To unstick your breathing equipment, drink plenty of fluids. Water and other beverages act as natural expectorants, keeping mucus thin and coughable, says Doris J. Rapp, author of Allergies and Your Family (Sterling Publishing). She recommends drinking one-half to one cup of liquid every waking hour, if at all possible. Just be sure you don’t drink cold beverages – the chill can shock sensitive airways into spasms. And be careful to avoid drinks that contain cola or food dyes, common asthma triggers.
Taking your beverages hot helps even more. A warm drink acts as a natural bronchodilator, or airway relaxer, as it glides past respiratory passages. Drinking soup or herb tea when you feel an attack coming on will do fine.
‘Sometimes a warm liquid relaxes the bronchial tubes and you may not even need to use your bronchodilator spray,’ says Dr Falliers. ‘We’ve had kids in the hospital for treatment, and when they can’t breathe, we try to get them to drink something warm, maybe just water or something with a little more flavor, like hot apple cider. They relax, control the panic and start breathing quietly again.’
Controlling panic is a big part of controlling asthma. If you know you’re an asthmatic and begin to sense an attack coming on, you may tend to panic and fight for air. That tightens your chest further. For children, the anxiety is heightened if they see Mum or Dad panic, too. If your child has asthma, you can help by simply trying to appear calm and confident, no matter how frantic you may actually feel. The sight of a reassuring adult in itself may help the youngster.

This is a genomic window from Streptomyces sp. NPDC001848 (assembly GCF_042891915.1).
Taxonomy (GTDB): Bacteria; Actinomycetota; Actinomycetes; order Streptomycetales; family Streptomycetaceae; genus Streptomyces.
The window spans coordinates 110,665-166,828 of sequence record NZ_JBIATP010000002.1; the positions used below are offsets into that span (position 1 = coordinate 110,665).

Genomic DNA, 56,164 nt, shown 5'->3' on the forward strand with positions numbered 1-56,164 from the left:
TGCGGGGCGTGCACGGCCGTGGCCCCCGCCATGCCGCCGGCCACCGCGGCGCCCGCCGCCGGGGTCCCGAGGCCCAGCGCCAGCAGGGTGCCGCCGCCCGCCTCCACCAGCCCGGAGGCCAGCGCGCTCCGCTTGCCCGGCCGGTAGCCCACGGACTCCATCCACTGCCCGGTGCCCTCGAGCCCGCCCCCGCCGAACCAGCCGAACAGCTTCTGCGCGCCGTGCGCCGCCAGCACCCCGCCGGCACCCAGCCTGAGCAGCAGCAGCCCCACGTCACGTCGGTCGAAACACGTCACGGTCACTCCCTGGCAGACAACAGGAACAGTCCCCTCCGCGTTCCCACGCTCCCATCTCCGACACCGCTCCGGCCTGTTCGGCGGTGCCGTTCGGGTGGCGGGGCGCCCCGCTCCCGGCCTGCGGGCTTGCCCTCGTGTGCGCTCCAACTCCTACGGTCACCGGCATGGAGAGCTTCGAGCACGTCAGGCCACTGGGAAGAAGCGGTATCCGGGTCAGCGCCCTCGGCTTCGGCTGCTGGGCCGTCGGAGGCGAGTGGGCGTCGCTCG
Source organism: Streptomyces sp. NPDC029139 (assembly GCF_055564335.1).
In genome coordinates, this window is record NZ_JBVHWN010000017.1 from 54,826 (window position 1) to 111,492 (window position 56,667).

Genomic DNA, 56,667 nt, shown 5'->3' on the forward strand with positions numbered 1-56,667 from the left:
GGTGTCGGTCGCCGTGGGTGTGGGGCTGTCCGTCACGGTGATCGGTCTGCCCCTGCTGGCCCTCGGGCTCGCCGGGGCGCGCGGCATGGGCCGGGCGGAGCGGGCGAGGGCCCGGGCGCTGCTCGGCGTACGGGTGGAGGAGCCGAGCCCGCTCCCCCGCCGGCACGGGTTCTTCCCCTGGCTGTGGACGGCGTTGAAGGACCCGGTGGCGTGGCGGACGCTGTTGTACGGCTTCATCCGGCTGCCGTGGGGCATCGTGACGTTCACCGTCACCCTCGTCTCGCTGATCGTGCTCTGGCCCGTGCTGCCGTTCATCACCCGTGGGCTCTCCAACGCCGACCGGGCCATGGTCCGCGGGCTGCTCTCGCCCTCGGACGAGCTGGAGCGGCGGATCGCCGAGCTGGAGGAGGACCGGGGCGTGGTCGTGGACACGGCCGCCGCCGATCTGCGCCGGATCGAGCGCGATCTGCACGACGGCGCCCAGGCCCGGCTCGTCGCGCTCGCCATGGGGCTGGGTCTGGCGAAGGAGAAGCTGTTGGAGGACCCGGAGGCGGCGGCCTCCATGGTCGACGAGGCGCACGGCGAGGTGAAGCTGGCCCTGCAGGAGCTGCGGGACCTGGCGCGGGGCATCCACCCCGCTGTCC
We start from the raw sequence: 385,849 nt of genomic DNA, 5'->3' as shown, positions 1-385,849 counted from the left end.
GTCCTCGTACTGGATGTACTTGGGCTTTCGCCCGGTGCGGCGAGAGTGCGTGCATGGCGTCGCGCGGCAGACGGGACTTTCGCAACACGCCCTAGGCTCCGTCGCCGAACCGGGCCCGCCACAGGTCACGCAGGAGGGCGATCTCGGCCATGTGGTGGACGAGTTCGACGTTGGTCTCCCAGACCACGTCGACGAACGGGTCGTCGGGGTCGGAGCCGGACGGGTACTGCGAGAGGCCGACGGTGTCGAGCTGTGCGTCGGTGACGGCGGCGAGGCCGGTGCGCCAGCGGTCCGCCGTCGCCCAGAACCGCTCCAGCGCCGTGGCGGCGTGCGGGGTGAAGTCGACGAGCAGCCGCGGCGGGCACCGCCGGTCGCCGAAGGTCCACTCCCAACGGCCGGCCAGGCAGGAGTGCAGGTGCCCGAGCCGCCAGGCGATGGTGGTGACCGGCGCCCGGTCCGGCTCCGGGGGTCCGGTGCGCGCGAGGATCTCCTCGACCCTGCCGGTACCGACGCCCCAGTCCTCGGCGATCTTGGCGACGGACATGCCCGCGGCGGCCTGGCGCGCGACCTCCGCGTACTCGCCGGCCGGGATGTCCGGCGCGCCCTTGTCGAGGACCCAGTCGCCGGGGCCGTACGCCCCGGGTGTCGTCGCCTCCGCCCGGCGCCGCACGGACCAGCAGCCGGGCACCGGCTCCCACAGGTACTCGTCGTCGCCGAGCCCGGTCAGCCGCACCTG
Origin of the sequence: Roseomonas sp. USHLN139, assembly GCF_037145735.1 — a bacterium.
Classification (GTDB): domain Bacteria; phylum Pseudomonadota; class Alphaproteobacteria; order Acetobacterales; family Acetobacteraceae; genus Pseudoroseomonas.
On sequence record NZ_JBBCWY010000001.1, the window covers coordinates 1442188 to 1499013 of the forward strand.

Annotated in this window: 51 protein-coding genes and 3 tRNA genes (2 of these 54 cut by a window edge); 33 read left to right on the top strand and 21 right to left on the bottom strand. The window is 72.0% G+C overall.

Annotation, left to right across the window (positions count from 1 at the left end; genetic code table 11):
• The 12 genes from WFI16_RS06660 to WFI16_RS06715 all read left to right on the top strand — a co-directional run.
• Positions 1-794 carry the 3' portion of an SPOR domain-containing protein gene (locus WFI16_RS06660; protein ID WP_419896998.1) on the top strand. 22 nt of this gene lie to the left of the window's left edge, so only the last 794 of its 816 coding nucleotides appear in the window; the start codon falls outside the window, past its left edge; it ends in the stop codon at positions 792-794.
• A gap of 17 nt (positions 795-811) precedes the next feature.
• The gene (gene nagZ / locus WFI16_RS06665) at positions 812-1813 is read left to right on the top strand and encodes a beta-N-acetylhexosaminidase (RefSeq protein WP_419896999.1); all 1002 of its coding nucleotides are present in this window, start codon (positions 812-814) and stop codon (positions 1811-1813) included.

Relaxation, in fact, is such a useful shield against asthma that many doctors are teaching child and adult asthmatics variations of the relaxation technique. Because it loosens tightened muscles surrounding airways, relaxation is a form of protection that can be used whenever an asthmatic feels an attack coming on.
In a subconscious effort not to tax temperamental lungs, asthmatics tend to take short, shallow breaths. Doctors call it ‘stingy breathing’. By filling and emptying only the top portion of the lungs, however, asthmatics don’t pull in enough oxygen. During an attack they get even less. ‘The average asthmatic is breathing at only 60 or 70 per cent of capacity,’ Dr Falliers told us. ‘And during an asthma attack, that can drop to 20 per cent.’ In the throes of an asthma attack, you may actually turn blue for lack of oxygen.
‘But if you’re having an asthma attack, you don’t think about breathing physiology and oxygen metabolism,’ says Dr Falliers. ‘You just think of how to get your next breath.’ By learning to breathe deeply and efficiently, you can increase the amount of oxygen you take in, so an attack isn’t nearly as disabling.